No business owner likes to hear the “r” word, but economists are talking more and more about a recession. Some say we’re already in one, while others say a true recession is still months away. Most experts believe an economic downturn in some capacity is inevitable.

As a business owner or entrepreneur, you can take steps now to recession-proof your business. The key is to throw away rules from previous years’ playbooks, according to Bryan Smith, a CPA and the managing director, planning and analysis at Insperity. This is because we’re living in truly unique times considering a massive talent shortage, heightened turnover, wage growth and the rise of hybrid and virtual work.

In this issue of Promotional Consultant Today, we highlight Smith’s top tips for weathering any kind of economic turbulence.

Take a look at your finances. Smith says that the amount of cash your business has on hand is always important, but even more so in a downturn. Consider how much surplus you have and what kind of security it can provide you. For example, do you have enough for six months, a year or longer? He recommends that if you need to increase your credit limits to do so now rather than waiting. Another good tip for weathering downturns is to categorize expenses into buckets and prioritize expenses for potential reductions.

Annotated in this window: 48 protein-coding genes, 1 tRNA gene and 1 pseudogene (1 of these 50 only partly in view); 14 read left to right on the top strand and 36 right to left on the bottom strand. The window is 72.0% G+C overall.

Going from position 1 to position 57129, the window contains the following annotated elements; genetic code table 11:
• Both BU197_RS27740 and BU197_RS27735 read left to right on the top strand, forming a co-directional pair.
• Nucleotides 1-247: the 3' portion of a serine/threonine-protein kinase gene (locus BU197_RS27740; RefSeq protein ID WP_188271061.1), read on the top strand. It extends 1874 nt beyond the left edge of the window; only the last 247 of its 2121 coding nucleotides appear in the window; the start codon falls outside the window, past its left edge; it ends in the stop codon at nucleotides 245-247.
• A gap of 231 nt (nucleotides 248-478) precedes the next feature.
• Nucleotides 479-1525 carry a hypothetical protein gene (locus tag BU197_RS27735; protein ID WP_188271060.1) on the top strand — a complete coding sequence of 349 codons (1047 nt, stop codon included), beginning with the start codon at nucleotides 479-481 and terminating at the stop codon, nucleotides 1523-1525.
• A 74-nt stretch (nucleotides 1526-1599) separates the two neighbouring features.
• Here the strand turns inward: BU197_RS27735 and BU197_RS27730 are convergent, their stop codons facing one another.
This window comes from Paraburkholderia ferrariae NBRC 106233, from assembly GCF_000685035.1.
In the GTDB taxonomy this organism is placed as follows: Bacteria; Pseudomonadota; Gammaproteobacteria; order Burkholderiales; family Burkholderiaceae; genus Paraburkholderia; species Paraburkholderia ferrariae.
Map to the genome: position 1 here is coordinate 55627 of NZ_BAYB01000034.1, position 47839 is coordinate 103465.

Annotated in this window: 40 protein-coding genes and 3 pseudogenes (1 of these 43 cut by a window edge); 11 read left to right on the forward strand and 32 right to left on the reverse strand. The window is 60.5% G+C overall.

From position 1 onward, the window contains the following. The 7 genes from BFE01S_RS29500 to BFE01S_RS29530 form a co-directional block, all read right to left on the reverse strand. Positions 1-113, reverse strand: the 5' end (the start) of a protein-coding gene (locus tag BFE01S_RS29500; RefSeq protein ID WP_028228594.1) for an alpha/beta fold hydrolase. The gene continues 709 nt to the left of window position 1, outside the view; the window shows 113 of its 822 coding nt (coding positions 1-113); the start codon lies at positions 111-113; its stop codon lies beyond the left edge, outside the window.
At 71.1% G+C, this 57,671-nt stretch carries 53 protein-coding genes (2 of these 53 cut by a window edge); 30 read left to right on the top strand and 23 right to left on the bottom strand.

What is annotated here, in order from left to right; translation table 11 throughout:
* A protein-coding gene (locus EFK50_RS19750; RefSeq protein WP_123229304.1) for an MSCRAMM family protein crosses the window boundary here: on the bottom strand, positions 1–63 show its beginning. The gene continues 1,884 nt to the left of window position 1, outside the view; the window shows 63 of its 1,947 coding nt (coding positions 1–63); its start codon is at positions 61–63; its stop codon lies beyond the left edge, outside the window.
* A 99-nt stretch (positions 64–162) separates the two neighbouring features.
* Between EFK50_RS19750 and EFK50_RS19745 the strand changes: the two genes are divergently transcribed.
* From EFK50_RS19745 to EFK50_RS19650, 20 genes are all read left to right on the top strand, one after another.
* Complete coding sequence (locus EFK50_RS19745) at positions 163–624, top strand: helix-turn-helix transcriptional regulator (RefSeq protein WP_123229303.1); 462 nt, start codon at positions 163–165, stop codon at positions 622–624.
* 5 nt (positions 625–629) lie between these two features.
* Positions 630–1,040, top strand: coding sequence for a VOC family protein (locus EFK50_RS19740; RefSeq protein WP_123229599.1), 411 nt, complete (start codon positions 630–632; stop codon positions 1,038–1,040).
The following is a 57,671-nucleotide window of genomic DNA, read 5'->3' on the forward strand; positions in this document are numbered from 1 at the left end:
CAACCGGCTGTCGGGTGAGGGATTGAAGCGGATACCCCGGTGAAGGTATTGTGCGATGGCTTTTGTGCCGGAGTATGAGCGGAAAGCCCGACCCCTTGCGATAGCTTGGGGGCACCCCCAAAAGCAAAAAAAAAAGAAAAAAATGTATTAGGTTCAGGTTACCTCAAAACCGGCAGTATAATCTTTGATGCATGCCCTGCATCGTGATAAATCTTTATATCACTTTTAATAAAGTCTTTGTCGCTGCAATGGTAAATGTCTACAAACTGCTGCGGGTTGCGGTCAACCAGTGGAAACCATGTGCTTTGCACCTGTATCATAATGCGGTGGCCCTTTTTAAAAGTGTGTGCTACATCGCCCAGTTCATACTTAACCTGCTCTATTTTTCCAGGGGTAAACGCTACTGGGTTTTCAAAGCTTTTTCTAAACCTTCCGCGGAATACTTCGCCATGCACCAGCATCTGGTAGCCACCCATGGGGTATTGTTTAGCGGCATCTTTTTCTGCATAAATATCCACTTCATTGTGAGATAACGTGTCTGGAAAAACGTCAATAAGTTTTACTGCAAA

Keep your team engaged and motivated. Your employees aren’t immune to the stress of a tough economy. They may be worried about what a downturn could mean for their jobs. As your business adapts to an economic slowdown, Smith recommends remembering the impact these changes can have on employees, including their productivity, morale, mindset and engagement. He says it’s critical to always communicate openly, honestly and regularly with your team.

Aim to preserve workplace culture and values. In a shaky business landscape, leaders should always make sure they do what they say they will do. Employees are watching to make sure their previous words align with their actions when things get tough, Smith says. He recommends considering the cultural aspects of any business decision impacting your team, especially cutbacks due to financial limitations. Think about the unintentional message these decisions may send.

Focus on employees. Unless you’re a one-person show, you need your team to keep your business running smoothly. In a tough economy, it’s more important than ever to empower your team members with more autonomy and flexibility. Foster connection and belonging through this shared experience, Smith says, and remind employees of how they make an impact and why they are valued. You can also encourage frontline managers to spend more time engaging with their teams. Smith says that regular manager-employee engagement is essential to maintaining culture.

Business owners have made it through economic downturns in the past and they can do it again. By following the precautionary measures above, you can help your company withstand the storm.

Compiled by Audrey Sellers

Source: Bryan Smith serves as managing director, planning and analysis at Insperity. He holds more than 25 years of experience as a certified public accountant.